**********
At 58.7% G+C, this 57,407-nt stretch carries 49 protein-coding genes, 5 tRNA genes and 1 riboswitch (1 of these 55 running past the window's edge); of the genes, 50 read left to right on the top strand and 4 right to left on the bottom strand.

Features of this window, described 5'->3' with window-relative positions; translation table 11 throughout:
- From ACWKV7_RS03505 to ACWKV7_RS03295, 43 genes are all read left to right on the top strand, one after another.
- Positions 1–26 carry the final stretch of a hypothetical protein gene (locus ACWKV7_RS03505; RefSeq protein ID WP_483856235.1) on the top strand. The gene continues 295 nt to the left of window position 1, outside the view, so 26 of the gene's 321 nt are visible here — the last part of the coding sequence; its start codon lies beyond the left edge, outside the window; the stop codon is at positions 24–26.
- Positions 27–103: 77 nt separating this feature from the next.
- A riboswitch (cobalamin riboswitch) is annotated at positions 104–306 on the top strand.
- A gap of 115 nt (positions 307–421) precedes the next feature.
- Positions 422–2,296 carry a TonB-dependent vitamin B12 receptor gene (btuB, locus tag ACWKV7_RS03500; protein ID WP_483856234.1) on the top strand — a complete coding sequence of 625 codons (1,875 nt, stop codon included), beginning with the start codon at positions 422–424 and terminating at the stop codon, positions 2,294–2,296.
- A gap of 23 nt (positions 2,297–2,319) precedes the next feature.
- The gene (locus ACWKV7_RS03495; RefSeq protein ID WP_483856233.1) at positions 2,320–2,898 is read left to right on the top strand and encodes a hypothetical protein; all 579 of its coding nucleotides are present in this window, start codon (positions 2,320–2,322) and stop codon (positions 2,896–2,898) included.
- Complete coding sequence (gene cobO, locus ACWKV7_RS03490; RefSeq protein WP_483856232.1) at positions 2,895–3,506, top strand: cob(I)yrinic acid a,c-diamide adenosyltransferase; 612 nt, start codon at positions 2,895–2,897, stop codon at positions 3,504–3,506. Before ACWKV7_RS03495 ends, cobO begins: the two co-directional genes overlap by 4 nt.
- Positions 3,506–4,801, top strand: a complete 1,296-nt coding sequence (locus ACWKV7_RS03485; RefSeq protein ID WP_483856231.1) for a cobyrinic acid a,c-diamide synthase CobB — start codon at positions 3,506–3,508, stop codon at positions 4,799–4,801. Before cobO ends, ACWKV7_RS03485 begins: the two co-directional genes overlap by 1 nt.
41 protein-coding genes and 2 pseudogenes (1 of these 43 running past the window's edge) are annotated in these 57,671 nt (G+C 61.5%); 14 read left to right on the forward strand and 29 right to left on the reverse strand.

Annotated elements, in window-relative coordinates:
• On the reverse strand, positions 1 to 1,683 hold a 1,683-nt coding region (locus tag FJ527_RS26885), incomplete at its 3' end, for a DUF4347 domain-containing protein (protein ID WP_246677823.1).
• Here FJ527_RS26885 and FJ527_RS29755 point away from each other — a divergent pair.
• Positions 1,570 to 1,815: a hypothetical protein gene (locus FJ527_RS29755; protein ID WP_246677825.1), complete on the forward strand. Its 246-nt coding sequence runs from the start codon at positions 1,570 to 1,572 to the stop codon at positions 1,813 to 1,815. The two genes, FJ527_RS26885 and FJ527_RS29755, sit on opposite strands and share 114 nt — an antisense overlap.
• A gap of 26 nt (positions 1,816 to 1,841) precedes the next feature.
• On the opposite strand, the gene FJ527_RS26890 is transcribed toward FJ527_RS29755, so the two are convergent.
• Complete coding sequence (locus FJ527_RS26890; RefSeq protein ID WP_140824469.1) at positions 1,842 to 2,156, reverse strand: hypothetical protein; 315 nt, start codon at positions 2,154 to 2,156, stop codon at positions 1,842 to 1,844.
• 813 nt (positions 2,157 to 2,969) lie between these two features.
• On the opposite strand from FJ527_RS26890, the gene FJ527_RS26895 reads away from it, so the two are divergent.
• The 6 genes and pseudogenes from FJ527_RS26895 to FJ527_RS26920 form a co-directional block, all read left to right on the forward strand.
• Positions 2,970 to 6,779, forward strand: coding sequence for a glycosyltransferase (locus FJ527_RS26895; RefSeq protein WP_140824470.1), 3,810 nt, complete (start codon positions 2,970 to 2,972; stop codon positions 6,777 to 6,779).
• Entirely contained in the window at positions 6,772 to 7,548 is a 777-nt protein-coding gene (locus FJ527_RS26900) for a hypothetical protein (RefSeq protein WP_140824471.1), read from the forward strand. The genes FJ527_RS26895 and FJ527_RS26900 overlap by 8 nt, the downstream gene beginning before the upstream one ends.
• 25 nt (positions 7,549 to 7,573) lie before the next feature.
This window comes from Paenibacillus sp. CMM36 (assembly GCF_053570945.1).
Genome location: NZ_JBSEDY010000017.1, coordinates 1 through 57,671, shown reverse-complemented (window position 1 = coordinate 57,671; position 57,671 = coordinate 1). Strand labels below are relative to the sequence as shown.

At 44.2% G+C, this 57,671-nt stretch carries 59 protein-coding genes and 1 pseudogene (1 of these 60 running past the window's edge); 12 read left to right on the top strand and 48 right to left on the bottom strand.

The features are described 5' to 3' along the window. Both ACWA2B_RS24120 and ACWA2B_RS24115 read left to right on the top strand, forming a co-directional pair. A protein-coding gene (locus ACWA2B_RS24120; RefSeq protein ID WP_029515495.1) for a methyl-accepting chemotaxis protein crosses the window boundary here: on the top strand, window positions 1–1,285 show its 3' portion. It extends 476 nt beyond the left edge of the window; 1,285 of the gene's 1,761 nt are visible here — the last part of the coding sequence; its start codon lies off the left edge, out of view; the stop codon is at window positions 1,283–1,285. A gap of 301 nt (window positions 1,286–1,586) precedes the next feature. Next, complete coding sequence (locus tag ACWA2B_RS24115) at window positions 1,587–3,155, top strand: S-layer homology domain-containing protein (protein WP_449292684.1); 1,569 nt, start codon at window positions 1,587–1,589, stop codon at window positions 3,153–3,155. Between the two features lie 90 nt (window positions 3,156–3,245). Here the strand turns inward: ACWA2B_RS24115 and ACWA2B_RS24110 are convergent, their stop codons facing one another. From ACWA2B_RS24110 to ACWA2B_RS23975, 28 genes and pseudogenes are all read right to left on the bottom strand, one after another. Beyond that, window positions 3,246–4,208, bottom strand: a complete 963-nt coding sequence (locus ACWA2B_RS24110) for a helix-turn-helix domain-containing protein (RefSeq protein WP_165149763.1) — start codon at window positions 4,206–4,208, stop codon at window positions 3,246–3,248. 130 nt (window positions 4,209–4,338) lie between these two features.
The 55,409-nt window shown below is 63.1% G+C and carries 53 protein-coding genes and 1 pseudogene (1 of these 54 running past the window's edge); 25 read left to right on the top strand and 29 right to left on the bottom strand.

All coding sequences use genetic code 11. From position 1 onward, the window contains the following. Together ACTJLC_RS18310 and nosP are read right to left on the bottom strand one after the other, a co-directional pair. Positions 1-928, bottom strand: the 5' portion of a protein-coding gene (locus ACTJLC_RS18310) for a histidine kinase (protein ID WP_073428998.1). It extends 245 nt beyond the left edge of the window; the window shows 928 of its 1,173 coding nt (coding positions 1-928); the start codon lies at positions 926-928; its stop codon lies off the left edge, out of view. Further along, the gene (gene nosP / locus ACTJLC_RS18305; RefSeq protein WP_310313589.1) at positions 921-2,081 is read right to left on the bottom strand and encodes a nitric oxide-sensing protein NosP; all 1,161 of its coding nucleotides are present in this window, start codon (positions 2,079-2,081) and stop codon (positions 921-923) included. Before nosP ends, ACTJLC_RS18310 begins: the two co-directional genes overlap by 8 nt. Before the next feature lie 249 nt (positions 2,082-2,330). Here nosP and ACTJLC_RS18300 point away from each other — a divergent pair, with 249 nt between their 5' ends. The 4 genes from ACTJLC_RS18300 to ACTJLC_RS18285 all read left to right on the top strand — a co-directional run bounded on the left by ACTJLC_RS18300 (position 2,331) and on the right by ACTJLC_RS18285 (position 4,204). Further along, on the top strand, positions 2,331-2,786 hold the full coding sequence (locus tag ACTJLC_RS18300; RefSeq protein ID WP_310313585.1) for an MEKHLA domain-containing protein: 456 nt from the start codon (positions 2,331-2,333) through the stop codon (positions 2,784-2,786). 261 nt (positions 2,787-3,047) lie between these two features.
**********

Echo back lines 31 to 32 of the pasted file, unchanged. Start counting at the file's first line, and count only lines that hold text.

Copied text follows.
The 55,409-nt window shown below is 63.1% G+C and carries 53 protein-coding genes and 1 pseudogene (1 of these 54 running past the window's edge); 25 read left to right on the top strand and 29 right to left on the bottom strand.

All coding sequences use genetic code 11. From position 1 onward, the window contains the following. Together ACTJLC_RS18310 and nosP are read right to left on the bottom strand one after the other, a co-directional pair. Positions 1-928, bottom strand: the 5' portion of a protein-coding gene (locus ACTJLC_RS18310) for a histidine kinase (protein ID WP_073428998.1). It extends 245 nt beyond the left edge of the window; the window shows 928 of its 1,173 coding nt (coding positions 1-928); the start codon lies at positions 926-928; its stop codon lies off the left edge, out of view. Further along, the gene (gene nosP / locus ACTJLC_RS18305; RefSeq protein WP_310313589.1) at positions 921-2,081 is read right to left on the bottom strand and encodes a nitric oxide-sensing protein NosP; all 1,161 of its coding nucleotides are present in this window, start codon (positions 2,079-2,081) and stop codon (positions 921-923) included. Before nosP ends, ACTJLC_RS18310 begins: the two co-directional genes overlap by 8 nt. Before the next feature lie 249 nt (positions 2,082-2,330). Here nosP and ACTJLC_RS18300 point away from each other — a divergent pair, with 249 nt between their 5' ends. The 4 genes from ACTJLC_RS18300 to ACTJLC_RS18285 all read left to right on the top strand — a co-directional run bounded on the left by ACTJLC_RS18300 (position 2,331) and on the right by ACTJLC_RS18285 (position 4,204). Further along, on the top strand, positions 2,331-2,786 hold the full coding sequence (locus tag ACTJLC_RS18300; RefSeq protein ID WP_310313585.1) for an MEKHLA domain-containing protein: 456 nt from the start codon (positions 2,331-2,333) through the stop codon (positions 2,784-2,786). 261 nt (positions 2,787-3,047) lie between these two features.